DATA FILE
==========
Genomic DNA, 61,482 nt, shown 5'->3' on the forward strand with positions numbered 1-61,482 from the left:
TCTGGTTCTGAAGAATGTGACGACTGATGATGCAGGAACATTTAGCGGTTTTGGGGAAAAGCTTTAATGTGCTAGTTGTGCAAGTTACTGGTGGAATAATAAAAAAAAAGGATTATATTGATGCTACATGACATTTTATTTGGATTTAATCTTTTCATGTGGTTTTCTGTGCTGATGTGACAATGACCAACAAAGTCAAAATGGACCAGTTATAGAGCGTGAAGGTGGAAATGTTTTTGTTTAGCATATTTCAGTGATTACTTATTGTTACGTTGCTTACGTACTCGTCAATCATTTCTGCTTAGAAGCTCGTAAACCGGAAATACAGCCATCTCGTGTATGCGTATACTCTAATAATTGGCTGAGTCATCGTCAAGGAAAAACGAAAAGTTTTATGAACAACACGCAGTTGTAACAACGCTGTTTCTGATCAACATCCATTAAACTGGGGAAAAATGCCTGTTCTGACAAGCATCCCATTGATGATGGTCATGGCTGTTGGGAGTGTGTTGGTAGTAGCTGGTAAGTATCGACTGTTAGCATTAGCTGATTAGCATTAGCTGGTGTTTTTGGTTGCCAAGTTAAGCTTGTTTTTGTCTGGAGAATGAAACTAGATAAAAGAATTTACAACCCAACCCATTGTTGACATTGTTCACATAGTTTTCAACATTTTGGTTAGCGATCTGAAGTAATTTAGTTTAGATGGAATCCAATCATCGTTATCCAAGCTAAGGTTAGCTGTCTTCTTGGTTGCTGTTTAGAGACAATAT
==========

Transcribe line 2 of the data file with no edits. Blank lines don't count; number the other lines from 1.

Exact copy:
TCTGGTTCTGAAGAATGTGACGACTGATGATGCAGGAACATTTAGCGGTTTTGGGGAAAAGCTTTAATGTGCTAGTTGTGCAAGTTACTGGTGGAATAATAAAAAAAAAGGATTATATTGATGCTACATGACATTTTATTTGGATTTAATCTTTTCATGTGGTTTTCTGTGCTGATGTGACAATGACCAACAAAGTCAAAATGGACCAGTTATAGAGCGTGAAGGTGGAAATGTTTTTGTTTAGCATATTTCAGTGATTACTTATTGTTACGTTGCTTACGTACTCGTCAATCATTTCTGCTTAGAAGCTCGTAAACCGGAAATACAGCCATCTCGTGTATGCGTATACTCTAATAATTGGCTGAGTCATCGTCAAGGAAAAACGAAAAGTTTTATGAACAACACGCAGTTGTAACAACGCTGTTTCTGATCAACATCCATTAAACTGGGGAAAAATGCCTGTTCTGACAAGCATCCCATTGATGATGGTCATGGCTGTTGGGAGTGTGTTGGTAGTAGCTGGTAAGTATCGACTGTTAGCATTAGCTGATTAGCATTAGCTGGTGTTTTTGGTTGCCAAGTTAAGCTTGTTTTTGTCTGGAGAATGAAACTAGATAAAAGAATTTACAACCCAACCCATTGTTGACATTGTTCACATAGTTTTCAACATTTTGGTTAGCGATCTGAAGTAATTTAGTTTAGATGGAATCCAATCATCGTTATCCAAGCTAAGGTTAGCTGTCTTCTTGGTTGCTGTTTAGAGACAATAT